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Honda releases Café Neo Racer price

2018 Honda CB1000R Café Neo racer

Just days after announcing a ridiculous price for the new Monkey Bike, Honda Australia has announced a more realistic price for the modern/retro CB1000R Café Neo Racer.

It will arrive in Honda showrooms this month at $16,499 plus on-road costs which is $500 less than the CBR1000RR without ABS.

Once on-road coats are included it will still be a few hundred short of the new/retro Kawasaki Z900RS (about $17,800 ride away depending on where you live) and its Café Racer variant costing an extra $300. It also sits midway between the Yamaha MT-09 and MT-10. 

Honda is making a big thing about this retro model having a modern look and performance.

However, that’s no different from other current retro models such as the Z900RS and the BMW R nineT.

And, of course, it has ABS as standard which is becoming the industry standard since Europe announced mandatory fitment for all models over 125cc.

Café racer styling

2018 Honda CB1000R Café Neo racer

There really isn’t any café racer styling in the bike.

It’s basically a UJM (universal Japanese motorcycle) with a naked look, transverse four engine, wide bars and a sit-up-and-beg riding position.

I prefer the look of the CB1100 which Honda Australia stopped importing ages ago.

Honda CB1100 cafe neo racer Café neo racer
Honda CB1100

The Café Neo Racer is smaller and 12kg lighter than the previous model CB1000R even though it comes with a lot of metal bits and pieces.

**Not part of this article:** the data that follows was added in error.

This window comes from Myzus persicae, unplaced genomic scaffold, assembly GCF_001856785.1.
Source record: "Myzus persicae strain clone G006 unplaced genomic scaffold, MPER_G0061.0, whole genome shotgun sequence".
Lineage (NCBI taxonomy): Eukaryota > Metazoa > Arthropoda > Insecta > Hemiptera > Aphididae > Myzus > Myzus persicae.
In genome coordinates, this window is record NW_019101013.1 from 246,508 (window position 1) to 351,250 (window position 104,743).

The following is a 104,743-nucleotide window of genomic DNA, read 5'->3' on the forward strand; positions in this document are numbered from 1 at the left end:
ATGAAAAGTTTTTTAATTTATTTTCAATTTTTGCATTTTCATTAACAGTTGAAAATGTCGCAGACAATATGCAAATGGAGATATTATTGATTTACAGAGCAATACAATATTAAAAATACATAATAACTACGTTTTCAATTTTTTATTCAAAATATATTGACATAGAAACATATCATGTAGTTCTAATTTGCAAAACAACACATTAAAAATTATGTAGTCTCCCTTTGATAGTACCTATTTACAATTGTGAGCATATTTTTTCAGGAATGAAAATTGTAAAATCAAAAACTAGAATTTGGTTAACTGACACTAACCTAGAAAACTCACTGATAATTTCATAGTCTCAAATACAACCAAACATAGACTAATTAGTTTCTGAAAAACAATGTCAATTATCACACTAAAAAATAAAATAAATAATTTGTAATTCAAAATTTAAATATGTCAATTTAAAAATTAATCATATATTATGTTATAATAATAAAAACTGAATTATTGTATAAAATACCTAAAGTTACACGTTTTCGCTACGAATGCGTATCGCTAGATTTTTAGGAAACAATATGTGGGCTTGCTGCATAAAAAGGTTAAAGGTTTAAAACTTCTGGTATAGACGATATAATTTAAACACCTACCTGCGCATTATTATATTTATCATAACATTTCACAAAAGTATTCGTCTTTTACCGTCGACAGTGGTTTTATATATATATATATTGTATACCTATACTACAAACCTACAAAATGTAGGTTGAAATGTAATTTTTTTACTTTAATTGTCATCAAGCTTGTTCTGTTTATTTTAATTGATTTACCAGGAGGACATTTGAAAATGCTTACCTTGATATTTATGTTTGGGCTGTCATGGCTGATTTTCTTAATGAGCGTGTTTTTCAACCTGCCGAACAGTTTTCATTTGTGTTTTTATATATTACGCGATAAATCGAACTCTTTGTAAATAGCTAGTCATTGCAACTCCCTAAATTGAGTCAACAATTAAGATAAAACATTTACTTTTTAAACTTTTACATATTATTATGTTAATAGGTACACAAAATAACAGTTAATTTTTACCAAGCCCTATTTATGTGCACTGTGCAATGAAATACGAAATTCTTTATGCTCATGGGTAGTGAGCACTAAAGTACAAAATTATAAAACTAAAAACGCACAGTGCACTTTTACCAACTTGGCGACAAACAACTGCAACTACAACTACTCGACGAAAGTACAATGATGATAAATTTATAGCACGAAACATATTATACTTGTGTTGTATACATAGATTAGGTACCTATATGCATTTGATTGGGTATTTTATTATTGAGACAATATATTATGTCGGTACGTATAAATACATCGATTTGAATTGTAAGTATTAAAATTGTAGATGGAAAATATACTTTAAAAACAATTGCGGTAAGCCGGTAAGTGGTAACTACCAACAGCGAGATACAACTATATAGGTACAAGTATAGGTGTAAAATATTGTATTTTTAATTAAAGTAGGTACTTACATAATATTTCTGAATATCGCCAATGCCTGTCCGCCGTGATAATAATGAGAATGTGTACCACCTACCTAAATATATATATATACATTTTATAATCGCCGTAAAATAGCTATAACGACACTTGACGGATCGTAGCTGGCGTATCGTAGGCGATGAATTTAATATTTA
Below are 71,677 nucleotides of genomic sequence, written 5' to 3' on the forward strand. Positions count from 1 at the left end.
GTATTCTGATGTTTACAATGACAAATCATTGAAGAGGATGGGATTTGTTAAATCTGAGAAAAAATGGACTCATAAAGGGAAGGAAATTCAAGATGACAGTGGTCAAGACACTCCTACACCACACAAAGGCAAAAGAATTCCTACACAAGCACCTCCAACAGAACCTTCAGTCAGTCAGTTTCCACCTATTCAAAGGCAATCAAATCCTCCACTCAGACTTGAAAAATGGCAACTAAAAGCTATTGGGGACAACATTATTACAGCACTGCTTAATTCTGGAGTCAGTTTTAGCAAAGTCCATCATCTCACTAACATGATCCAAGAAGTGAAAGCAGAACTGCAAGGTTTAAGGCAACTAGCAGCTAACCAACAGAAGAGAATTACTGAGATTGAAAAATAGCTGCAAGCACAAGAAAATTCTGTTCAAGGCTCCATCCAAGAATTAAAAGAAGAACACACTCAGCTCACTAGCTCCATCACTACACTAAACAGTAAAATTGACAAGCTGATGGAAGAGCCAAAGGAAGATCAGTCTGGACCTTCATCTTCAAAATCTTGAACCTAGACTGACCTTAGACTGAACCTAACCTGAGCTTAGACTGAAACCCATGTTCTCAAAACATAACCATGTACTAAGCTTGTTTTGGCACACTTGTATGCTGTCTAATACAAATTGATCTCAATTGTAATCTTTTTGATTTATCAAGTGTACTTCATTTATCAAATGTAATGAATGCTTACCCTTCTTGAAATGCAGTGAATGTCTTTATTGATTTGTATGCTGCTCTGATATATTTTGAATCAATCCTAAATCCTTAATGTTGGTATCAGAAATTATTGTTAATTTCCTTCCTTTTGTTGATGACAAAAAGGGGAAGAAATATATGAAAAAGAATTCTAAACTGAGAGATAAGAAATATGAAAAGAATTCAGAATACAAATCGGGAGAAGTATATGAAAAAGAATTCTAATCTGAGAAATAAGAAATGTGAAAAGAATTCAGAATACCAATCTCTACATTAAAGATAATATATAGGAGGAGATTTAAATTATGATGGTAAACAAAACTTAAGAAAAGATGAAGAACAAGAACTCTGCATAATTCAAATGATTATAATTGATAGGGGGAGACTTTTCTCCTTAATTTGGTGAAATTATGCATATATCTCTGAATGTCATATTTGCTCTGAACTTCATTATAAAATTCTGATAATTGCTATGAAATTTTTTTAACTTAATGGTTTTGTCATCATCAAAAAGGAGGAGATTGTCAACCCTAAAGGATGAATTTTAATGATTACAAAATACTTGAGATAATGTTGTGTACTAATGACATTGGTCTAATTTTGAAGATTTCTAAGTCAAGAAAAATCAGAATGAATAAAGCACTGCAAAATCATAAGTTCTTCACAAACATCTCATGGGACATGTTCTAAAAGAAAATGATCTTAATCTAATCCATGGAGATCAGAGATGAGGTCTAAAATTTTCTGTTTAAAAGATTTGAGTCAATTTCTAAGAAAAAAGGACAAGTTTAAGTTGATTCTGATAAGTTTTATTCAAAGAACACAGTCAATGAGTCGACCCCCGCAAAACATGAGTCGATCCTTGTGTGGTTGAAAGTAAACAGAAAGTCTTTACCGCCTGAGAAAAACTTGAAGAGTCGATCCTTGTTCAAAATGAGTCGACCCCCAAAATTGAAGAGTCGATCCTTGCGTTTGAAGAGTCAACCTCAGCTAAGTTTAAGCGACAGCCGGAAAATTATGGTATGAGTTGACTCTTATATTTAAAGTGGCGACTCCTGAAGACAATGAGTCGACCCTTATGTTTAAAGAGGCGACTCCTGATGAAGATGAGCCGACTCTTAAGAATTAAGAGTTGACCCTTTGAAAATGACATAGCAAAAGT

Honda says only six exterior parts are made of plastic including front fender.

This metal look is reflected in the aluminium radiator shroud and airbox cover, machined engine cases, cylinder head, and sprocket hub and flangeless steel fuel tank.

Supporting the radical new look is a box section mono backbone steel frame, with Showa Separate Function Fork Big Piston (SFF-BP) USD suspension up front, a Showa monoshock at the rear, radial-mounted front brakes, ABS and a 190-section rear tyre. 

It features LED lighting with a daytime running light ring around the circular headlight as required by European standards.2018 Honda CB1000R Café Neo racer

The T-shaped instrument panel integrates into the top triple clamp and the ignition switch is at the front of the fuel tank.

Café Neo Racer power

The Café Neo Racer is powered by a detuned version of the Fireblade 998cc DOHC four-cylinder engine with peak power (106kW) and torque at lower revs.

Together with the lower weight, it means a 2o% increase in power-to-weight ratio.

2018 Honda CB1000R Café Neo racer

It comes with Throttle By Wire (TBW) with three riding modes and a programmable “User” setting.

Project leader for developing the bike, Mr S. Uchida says the CB1000R is about more than just better performance.